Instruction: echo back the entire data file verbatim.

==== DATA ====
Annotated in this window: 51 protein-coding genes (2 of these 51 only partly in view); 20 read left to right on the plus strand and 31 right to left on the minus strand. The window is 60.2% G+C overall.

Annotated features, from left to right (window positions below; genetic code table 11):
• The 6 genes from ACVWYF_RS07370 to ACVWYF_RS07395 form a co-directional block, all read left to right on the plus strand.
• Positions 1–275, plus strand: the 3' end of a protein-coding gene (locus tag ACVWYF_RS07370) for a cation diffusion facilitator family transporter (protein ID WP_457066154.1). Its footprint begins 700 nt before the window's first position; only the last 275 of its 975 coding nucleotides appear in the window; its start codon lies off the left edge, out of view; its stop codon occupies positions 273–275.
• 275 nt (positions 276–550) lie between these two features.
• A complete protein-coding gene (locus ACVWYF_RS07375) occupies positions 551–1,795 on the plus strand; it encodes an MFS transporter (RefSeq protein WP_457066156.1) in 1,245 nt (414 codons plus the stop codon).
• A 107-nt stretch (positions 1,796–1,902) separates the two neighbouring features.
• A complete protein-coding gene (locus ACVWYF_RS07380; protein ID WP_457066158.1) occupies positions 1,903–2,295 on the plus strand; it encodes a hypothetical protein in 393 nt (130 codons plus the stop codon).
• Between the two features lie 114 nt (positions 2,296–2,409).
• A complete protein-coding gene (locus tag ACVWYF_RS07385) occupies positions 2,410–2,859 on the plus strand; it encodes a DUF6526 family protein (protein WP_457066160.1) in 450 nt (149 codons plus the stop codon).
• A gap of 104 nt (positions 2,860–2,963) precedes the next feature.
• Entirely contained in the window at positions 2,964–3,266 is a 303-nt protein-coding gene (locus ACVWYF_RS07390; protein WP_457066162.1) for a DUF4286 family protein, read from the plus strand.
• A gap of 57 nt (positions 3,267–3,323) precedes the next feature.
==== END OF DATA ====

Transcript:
Annotated in this window: 51 protein-coding genes (2 of these 51 only partly in view); 20 read left to right on the plus strand and 31 right to left on the minus strand. The window is 60.2% G+C overall.

Annotated features, from left to right (window positions below; genetic code table 11):
• The 6 genes from ACVWYF_RS07370 to ACVWYF_RS07395 form a co-directional block, all read left to right on the plus strand.
• Positions 1–275, plus strand: the 3' end of a protein-coding gene (locus tag ACVWYF_RS07370) for a cation diffusion facilitator family transporter (protein ID WP_457066154.1). Its footprint begins 700 nt before the window's first position; only the last 275 of its 975 coding nucleotides appear in the window; its start codon lies off the left edge, out of view; its stop codon occupies positions 273–275.
• 275 nt (positions 276–550) lie between these two features.
• A complete protein-coding gene (locus ACVWYF_RS07375) occupies positions 551–1,795 on the plus strand; it encodes an MFS transporter (RefSeq protein WP_457066156.1) in 1,245 nt (414 codons plus the stop codon).
• A 107-nt stretch (positions 1,796–1,902) separates the two neighbouring features.
• A complete protein-coding gene (locus ACVWYF_RS07380; protein ID WP_457066158.1) occupies positions 1,903–2,295 on the plus strand; it encodes a hypothetical protein in 393 nt (130 codons plus the stop codon).
• Between the two features lie 114 nt (positions 2,296–2,409).
• A complete protein-coding gene (locus tag ACVWYF_RS07385) occupies positions 2,410–2,859 on the plus strand; it encodes a DUF6526 family protein (protein WP_457066160.1) in 450 nt (149 codons plus the stop codon).
• A gap of 104 nt (positions 2,860–2,963) precedes the next feature.
• Entirely contained in the window at positions 2,964–3,266 is a 303-nt protein-coding gene (locus ACVWYF_RS07390; protein WP_457066162.1) for a DUF4286 family protein, read from the plus strand.
• A gap of 57 nt (positions 3,267–3,323) precedes the next feature.